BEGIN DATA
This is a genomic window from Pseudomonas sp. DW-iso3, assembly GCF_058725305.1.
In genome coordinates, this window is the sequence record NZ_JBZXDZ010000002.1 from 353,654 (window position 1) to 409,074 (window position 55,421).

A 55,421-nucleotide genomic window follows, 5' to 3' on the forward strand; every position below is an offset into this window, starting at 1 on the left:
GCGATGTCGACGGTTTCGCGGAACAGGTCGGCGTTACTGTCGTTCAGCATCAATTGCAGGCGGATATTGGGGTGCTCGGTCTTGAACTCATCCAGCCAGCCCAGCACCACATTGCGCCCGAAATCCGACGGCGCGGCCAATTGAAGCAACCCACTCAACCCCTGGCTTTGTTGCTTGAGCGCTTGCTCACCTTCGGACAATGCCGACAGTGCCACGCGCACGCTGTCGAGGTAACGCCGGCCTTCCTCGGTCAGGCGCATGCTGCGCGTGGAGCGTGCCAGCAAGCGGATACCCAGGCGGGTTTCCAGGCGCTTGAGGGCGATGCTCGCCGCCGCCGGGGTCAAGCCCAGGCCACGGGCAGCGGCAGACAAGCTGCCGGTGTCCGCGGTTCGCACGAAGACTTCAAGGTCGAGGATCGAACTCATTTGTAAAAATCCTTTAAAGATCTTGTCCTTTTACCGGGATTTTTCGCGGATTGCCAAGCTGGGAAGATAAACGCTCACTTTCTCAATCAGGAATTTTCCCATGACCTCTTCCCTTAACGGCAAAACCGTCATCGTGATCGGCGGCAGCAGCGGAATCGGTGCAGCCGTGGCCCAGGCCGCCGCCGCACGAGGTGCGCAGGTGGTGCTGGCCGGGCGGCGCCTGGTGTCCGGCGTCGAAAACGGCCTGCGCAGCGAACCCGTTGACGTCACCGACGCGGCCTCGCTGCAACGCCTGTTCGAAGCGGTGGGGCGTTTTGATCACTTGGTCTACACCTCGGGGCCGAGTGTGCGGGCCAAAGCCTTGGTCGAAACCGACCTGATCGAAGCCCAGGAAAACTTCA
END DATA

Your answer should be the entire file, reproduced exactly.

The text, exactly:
This is a genomic window from Pseudomonas sp. DW-iso3, assembly GCF_058725305.1.
In genome coordinates, this window is the sequence record NZ_JBZXDZ010000002.1 from 353,654 (window position 1) to 409,074 (window position 55,421).

A 55,421-nucleotide genomic window follows, 5' to 3' on the forward strand; every position below is an offset into this window, starting at 1 on the left:
GCGATGTCGACGGTTTCGCGGAACAGGTCGGCGTTACTGTCGTTCAGCATCAATTGCAGGCGGATATTGGGGTGCTCGGTCTTGAACTCATCCAGCCAGCCCAGCACCACATTGCGCCCGAAATCCGACGGCGCGGCCAATTGAAGCAACCCACTCAACCCCTGGCTTTGTTGCTTGAGCGCTTGCTCACCTTCGGACAATGCCGACAGTGCCACGCGCACGCTGTCGAGGTAACGCCGGCCTTCCTCGGTCAGGCGCATGCTGCGCGTGGAGCGTGCCAGCAAGCGGATACCCAGGCGGGTTTCCAGGCGCTTGAGGGCGATGCTCGCCGCCGCCGGGGTCAAGCCCAGGCCACGGGCAGCGGCAGACAAGCTGCCGGTGTCCGCGGTTCGCACGAAGACTTCAAGGTCGAGGATCGAACTCATTTGTAAAAATCCTTTAAAGATCTTGTCCTTTTACCGGGATTTTTCGCGGATTGCCAAGCTGGGAAGATAAACGCTCACTTTCTCAATCAGGAATTTTCCCATGACCTCTTCCCTTAACGGCAAAACCGTCATCGTGATCGGCGGCAGCAGCGGAATCGGTGCAGCCGTGGCCCAGGCCGCCGCCGCACGAGGTGCGCAGGTGGTGCTGGCCGGGCGGCGCCTGGTGTCCGGCGTCGAAAACGGCCTGCGCAGCGAACCCGTTGACGTCACCGACGCGGCCTCGCTGCAACGCCTGTTCGAAGCGGTGGGGCGTTTTGATCACTTGGTCTACACCTCGGGGCCGAGTGTGCGGGCCAAAGCCTTGGTCGAAACCGACCTGATCGAAGCCCAGGAAAACTTCA